Sarah Mair

Polyphase 10



Recycled polystyrene & Plywood offcuts



Polyphase 10 is a result of ongoing discussions and research into waste, offcut and discarded materials interested in producing functional everyday objects that encourage users to think beyond the individual to the systems of waste that allow and limit our sustainable futures.

Polyphase 10 addresses radical forms of material sustainability through shifting form, process and materiality – all moments of abundance and creative potential – in the creation of everyday objects.

With Expanded Polystyrene (EPS) production set to grow to 10.6 million metric tonnes over the next 5 years, Polyphase seeks to articulate the availability and discomfort of this material consequence by intercepting the short-term value of abundant waste streams while stoking long term aspirations for unsustainable material reliance change.

In the past, the fabrication of polyphase objects has been characterised by the highly efficient curing process of recycled EPS that necessitates designs that can be formed entirely in situ and require very little post-production.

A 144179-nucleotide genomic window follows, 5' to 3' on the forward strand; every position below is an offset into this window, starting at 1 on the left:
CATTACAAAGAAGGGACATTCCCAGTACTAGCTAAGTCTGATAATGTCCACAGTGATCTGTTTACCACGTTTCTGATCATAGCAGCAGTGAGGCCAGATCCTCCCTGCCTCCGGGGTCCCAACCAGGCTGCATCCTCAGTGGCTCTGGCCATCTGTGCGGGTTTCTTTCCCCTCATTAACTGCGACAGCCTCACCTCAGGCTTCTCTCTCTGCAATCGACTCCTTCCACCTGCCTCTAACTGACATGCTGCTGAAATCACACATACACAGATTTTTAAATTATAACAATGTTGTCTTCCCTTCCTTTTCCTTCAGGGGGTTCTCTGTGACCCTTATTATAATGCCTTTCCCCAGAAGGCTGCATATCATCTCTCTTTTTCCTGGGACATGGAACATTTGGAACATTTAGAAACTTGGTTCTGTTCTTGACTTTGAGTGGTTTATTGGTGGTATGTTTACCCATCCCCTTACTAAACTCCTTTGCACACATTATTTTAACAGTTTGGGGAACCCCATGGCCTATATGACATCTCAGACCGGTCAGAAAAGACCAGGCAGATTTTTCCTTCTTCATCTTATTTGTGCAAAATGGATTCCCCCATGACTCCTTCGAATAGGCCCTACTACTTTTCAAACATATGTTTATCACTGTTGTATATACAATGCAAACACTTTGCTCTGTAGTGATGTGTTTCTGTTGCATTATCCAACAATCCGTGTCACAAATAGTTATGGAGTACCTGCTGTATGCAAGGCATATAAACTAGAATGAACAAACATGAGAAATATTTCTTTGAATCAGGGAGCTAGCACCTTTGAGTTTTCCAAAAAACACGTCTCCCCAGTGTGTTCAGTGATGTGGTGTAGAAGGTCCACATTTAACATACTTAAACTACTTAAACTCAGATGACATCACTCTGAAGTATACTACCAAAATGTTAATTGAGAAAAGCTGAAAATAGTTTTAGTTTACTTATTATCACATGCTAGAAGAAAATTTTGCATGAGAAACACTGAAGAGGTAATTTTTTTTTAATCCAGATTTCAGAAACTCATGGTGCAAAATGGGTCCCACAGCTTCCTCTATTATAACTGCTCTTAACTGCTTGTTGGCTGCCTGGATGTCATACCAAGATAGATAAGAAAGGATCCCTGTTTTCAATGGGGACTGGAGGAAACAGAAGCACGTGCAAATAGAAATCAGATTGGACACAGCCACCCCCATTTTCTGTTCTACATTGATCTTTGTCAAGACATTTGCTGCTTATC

In the case of Polyphase 10, the process of production breaks away from the purely in situ methods that have characterised early projects and marks the beginning of a series of post-production material tests seeking out complementary solutions for refinement.

This shift is a result of new grounds for investigation at the Queen Victoria Market. The nature of operations means the material experiences greater levels of organics contamination resulting in a lower grade, more variable product that lends itself to post-production.

In keeping with site specific form creation, a crude disk of extruded polystyrene was shaped between two boards before being refined on a lathe to produce the seat, with the two plywood offcuts that acted as formwork becoming the frame on which the reformed polystyrene is seated.

In transforming EPS into an everyday object Polyphase 10 intends to challenge our perceptions of waste, awaken our senses and question associations between waste, beauty and the every day, and formalise the possibilities of a material-oriented, sustainability-driven furniture. 



Sarah Mair is the designer and maker behind Melbourne based project Polyphase. Her furniture practice embodies a crafted, process-led approach to design that employs existing methods of recycling to inform unique outcomes for everyday use. Her work reconsiders the oft-neglected resources around us to challenge the notion of ‘waste’. Her works reflect an ongoing fascination with extended material narratives and shifting perceptions of the material world. Sarah’s work has been exhibited at Linden New Art as part of Design Fringe, Qality for Melbourne Design Week, MPavilion, Testing Grounds and Chapter House.


More info